When I ran four years ago, I pledged to institute monthly conference calls between the National President and Chapter Presidents. This election year, I promise the same. Many Chapter Leaders, whether they supported me before or not, like the idea. But when it was raised again this past February, the incumbent shot it down.

In a  February 28 meeting between the current President and IRS Service Center Chapter Presidents, including me, the consensus of the Chapter Leaders was that more communication—between the National Office and local leaders, and between Chapters—was necessary. During a long conversation on the subject, both the National President and the National Executive Vice President  gave no ground on the issue, and made no new proposals to address the leaders’ concerns. So the question remains: Is communication a real issue? Or is it—as the incumbent contends—just talk?

There are two driving forces behind the proposal. Number one, the issue of transparency, and number two, improving communication is just a more efficient use of resources.

Transparency is an end in itself. Transparency provides more confidence in our leadership; it states that our union has nothing to hide, especially to those on the frontlines.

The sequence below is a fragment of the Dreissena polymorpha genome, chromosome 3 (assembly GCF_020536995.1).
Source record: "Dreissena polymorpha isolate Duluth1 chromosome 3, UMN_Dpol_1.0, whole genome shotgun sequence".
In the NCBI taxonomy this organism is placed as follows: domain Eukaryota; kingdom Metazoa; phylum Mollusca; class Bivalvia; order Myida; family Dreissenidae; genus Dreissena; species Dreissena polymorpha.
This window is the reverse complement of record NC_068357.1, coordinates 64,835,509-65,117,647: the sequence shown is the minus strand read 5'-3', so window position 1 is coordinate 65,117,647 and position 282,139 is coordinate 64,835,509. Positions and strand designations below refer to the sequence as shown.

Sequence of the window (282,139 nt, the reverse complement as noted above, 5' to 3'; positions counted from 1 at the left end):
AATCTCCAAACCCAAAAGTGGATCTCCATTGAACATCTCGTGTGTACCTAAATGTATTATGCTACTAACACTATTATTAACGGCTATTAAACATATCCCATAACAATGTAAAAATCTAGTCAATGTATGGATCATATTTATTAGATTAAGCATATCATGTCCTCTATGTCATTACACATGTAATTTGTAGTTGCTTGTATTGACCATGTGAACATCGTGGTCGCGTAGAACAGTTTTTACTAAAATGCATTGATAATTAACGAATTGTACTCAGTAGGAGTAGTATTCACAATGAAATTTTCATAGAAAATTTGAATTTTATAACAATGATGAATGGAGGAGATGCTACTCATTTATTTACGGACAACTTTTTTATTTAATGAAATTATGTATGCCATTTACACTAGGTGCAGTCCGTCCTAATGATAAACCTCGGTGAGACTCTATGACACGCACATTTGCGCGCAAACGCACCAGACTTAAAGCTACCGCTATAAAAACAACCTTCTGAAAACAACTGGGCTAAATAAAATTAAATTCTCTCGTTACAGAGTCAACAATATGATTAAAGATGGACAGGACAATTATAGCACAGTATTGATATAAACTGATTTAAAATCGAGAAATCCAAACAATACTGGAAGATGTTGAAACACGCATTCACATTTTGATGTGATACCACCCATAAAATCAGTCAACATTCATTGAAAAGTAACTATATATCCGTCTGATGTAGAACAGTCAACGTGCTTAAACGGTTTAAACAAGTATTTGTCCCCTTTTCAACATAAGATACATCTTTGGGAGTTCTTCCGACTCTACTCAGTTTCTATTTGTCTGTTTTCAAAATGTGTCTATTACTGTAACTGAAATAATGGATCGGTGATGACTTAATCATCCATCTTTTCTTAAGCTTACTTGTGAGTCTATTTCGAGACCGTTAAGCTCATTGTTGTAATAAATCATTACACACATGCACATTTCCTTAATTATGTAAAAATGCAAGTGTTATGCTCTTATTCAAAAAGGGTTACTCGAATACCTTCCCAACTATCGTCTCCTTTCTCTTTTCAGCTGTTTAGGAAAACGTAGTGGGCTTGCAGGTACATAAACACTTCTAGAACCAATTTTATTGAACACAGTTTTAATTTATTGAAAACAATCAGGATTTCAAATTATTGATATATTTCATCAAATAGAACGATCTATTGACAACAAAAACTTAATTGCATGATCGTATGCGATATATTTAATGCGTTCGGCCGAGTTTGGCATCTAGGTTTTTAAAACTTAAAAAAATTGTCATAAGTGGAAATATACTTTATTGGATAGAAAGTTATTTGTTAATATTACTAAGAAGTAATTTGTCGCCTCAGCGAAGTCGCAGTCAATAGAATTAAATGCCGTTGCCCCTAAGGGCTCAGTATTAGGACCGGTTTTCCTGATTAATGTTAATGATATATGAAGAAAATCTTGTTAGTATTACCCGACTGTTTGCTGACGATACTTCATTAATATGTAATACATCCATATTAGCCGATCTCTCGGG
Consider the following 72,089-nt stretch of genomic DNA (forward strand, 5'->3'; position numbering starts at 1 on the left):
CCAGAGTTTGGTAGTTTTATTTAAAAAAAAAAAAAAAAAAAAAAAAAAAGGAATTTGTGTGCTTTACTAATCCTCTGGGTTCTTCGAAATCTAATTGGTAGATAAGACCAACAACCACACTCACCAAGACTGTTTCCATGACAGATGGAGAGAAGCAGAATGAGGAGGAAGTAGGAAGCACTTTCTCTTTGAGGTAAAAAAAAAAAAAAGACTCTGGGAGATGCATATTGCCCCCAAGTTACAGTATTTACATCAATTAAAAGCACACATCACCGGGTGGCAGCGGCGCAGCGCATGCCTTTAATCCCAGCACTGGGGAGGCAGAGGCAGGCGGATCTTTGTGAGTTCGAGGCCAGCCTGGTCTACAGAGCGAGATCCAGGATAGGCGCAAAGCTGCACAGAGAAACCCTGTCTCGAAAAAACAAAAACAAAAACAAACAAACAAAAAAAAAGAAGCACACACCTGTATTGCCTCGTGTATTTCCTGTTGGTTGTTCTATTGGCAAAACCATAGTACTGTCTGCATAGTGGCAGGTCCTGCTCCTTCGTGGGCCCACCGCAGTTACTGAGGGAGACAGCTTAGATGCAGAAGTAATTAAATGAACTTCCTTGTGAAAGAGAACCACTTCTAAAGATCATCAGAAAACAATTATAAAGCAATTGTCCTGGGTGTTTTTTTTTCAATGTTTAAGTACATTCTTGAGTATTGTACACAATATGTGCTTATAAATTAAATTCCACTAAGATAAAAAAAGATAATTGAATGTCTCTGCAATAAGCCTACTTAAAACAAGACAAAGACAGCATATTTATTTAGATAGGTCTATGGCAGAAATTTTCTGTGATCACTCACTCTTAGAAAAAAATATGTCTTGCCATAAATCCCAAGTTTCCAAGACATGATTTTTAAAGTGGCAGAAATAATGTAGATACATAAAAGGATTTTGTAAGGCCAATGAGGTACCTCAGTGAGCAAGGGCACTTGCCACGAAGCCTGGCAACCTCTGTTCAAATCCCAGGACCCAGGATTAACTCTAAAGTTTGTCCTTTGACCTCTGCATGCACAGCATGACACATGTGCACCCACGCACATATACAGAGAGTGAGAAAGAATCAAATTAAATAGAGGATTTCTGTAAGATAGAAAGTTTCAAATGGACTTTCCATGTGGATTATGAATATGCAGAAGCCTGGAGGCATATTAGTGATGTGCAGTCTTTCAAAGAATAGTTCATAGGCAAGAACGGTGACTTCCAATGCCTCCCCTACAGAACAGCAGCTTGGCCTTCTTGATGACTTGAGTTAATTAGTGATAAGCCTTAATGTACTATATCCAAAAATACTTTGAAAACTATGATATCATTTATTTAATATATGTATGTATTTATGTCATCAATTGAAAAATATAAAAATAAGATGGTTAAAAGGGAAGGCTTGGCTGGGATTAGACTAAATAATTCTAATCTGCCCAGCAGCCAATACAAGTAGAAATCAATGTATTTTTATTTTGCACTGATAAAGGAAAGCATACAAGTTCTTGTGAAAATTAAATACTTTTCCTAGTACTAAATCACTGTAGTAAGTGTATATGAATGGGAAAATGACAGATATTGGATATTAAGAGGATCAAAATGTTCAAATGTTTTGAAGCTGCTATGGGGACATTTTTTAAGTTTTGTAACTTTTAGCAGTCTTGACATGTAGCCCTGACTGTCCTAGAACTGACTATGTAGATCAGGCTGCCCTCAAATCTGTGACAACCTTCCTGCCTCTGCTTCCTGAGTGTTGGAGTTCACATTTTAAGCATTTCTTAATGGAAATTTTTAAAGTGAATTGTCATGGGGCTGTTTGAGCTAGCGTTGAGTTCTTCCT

As for efficiency, it is obvious from recent history that our leaders need to hear the views of the rank and file—again and again. The mistakes our union has made—reflected in our negotiations, our slow membership growth, and in misplaced priorities—stem from not heeding the clear voice of the people we represent. Top down management has been a failure in every federal agency where it has been practiced—which is most of them. Top down management at NTEU is no better, and for the same reasons.

In addition, there are many instances of Chapters fighting the same battles at different sites. Each Chapter is isolated from the rest, and even Field Offices are oblivious to cases filed by other Field Offices. In fact, there are countless examples of one Field Office winning an arbitration, while another loses the same case at another site. It might be months, or even years, before everyone is on the same page.

Also, while Chapter Presidents are granted access to information involving other Chapters within their own agency, access to leaders from other agencies is blocked. The result is that cross-agency communication and cooperation is discouraged. As National President, I will end this policy.

Finally, I will embrace developing technology to increase direct communication between Chapters struggling with similar issues. The greatest inspiration for best practices comes from motivated Chapter Leaders sharing their experience, not from memos from HQ. Whenever new methods become available to promote communication, I will take advantage of that technology. The future demands no less. – Eddie Walker, June 21